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๐Ÿ“š Sorting Algorithms with Ruby


๐Ÿ’ก Newskategorie: Programmierung
๐Ÿ”— Quelle: dev.to

Sorting algorithms are algorithms that put elements of a list or array in a particular order. There are various sorting algorithms, each with their own advantages and disadvantages in terms of time and space complexity. Here are some of the most common sorting algorithms:

  1. Bubble Sort: Bubble sort is a simple sorting algorithm that repeatedly steps through the list, compares adjacent elements and swaps them if they are in the wrong order.

  2. Selection Sort: Selection sort is a sorting algorithm that selects the smallest element from an unsorted list in each iteration and places it at the beginning of the list.

  3. Insertion Sort: Insertion sort is a sorting algorithm that builds the final sorted list one item at a time. It iterates through an input array and removes one element per iteration, finds the location it belongs within the sorted list, and inserts it there.

  4. Merge Sort: Merge sort is a divide and conquer algorithm that divides the input array into two halves, sorts each half, and then merges the two sorted halves.

  5. Quick Sort: Quick sort is a divide and conquer algorithm that selects a "pivot" element from the array and partitions the other elements into two sub-arrays, according to whether they are less than or greater than the pivot. It then recursively sorts the sub-arrays.

  6. Heap Sort: Heap sort is a comparison-based sorting algorithm that uses a binary heap data structure. First, it builds a heap from the input data, and then it repeatedly extracts the maximum element from the heap, which results in a sorted array.

  7. Radix Sort: Radix Sort is a sorting algorithm that sorts data by digit positions. It sorts the data by comparing digits in the same position from each item to be sorted.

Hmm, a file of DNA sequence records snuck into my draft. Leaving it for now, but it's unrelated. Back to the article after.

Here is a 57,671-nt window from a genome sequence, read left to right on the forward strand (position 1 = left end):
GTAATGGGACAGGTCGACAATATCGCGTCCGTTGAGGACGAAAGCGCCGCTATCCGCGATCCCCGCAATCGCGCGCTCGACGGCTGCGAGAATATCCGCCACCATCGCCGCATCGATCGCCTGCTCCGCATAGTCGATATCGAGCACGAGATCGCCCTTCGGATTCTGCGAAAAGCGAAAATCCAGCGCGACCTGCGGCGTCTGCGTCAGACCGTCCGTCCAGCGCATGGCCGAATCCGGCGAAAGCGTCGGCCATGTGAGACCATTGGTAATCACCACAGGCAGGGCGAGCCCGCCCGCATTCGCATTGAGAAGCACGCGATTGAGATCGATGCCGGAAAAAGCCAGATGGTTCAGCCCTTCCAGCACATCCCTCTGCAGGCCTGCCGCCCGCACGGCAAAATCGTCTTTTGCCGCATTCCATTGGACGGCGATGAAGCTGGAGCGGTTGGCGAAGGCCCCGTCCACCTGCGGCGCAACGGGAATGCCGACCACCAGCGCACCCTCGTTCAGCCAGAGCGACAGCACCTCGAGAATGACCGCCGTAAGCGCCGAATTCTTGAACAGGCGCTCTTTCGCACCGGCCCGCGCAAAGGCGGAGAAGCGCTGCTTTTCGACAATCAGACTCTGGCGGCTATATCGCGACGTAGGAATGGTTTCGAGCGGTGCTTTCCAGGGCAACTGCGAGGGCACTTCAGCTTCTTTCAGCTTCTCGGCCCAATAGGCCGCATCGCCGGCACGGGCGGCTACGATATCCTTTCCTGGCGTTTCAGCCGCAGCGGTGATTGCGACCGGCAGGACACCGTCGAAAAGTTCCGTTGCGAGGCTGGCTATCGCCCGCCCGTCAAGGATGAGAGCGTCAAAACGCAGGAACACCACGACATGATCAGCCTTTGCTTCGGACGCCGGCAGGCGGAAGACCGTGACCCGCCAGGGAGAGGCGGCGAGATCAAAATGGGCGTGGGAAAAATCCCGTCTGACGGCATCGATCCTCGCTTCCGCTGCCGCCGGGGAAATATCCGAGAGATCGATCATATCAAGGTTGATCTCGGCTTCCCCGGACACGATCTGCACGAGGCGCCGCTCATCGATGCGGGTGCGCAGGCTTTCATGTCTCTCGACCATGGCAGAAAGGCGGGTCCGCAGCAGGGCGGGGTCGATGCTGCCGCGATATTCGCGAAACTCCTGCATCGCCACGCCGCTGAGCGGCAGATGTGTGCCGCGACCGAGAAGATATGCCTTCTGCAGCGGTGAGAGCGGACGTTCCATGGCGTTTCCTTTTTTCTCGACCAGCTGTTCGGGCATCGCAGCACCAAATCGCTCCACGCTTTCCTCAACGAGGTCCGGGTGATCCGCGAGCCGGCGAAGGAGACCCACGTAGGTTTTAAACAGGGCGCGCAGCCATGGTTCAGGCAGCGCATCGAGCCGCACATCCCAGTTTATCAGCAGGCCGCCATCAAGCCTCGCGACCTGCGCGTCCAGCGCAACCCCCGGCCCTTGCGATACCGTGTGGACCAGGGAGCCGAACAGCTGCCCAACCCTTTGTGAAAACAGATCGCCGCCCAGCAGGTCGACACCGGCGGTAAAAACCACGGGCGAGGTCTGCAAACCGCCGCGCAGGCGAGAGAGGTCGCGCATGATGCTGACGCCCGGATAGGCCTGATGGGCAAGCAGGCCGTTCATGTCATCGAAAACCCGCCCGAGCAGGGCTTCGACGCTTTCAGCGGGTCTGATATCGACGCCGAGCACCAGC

Each of these algorithms has its own time and space complexity and may be more or less suited to different types of data and input sizes. Choosing the appropriate algorithm for a particular use case can be important for performance reasons.

Bubble sort

Bubble sort, sometimes referred to as sinking sort, is a simple sorting algorithm that repeatedly steps through the list, compares adjacent elements and swaps them if they are in the wrong order. The pass through the list is repeated until the list is sorted.

def bubble_sort(array)
  n = array.length
  loop do
    swapped = false

    (n-1).times do |i|
      if array[i] > array[i+1]
        array[i], array[i+1] = array[i+1], array[i]
        swapped = true
      end
    end

    break if not swapped
  end

  array
end

Selection sort

Selection sort is an in-place comparison sort algorithm that divides the input list into two parts: the sublist of items already sorted, which is built up from left to right at the front of the list, and the sublist of items remaining to be sorted that occupy the rest of the list. The algorithm finds the minimum value in the unsorted sublist and swaps it with the leftmost unsorted element, moving the sublist boundaries one element to the right.